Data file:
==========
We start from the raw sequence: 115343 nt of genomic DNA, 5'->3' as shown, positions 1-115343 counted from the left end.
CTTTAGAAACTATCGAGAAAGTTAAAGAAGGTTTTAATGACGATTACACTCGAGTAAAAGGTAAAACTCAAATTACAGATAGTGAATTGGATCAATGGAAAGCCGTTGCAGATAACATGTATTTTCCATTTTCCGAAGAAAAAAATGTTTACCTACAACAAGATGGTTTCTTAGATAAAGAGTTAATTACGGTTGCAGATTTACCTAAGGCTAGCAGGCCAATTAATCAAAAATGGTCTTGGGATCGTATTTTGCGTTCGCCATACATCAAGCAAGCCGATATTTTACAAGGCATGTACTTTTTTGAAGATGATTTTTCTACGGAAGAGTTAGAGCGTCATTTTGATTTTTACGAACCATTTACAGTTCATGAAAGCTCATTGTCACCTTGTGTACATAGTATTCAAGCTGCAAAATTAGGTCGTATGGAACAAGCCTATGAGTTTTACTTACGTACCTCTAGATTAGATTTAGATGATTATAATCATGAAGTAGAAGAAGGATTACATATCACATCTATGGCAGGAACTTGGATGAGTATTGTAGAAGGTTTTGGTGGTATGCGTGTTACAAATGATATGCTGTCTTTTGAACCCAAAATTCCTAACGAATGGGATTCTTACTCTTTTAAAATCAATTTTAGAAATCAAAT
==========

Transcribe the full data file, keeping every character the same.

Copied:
We start from the raw sequence: 115343 nt of genomic DNA, 5'->3' as shown, positions 1-115343 counted from the left end.
CTTTAGAAACTATCGAGAAAGTTAAAGAAGGTTTTAATGACGATTACACTCGAGTAAAAGGTAAAACTCAAATTACAGATAGTGAATTGGATCAATGGAAAGCCGTTGCAGATAACATGTATTTTCCATTTTCCGAAGAAAAAAATGTTTACCTACAACAAGATGGTTTCTTAGATAAAGAGTTAATTACGGTTGCAGATTTACCTAAGGCTAGCAGGCCAATTAATCAAAAATGGTCTTGGGATCGTATTTTGCGTTCGCCATACATCAAGCAAGCCGATATTTTACAAGGCATGTACTTTTTTGAAGATGATTTTTCTACGGAAGAGTTAGAGCGTCATTTTGATTTTTACGAACCATTTACAGTTCATGAAAGCTCATTGTCACCTTGTGTACATAGTATTCAAGCTGCAAAATTAGGTCGTATGGAACAAGCCTATGAGTTTTACTTACGTACCTCTAGATTAGATTTAGATGATTATAATCATGAAGTAGAAGAAGGATTACATATCACATCTATGGCAGGAACTTGGATGAGTATTGTAGAAGGTTTTGGTGGTATGCGTGTTACAAATGATATGCTGTCTTTTGAACCCAAAATTCCTAACGAATGGGATTCTTACTCTTTTAAAATCAATTTTAGAAATCAAAT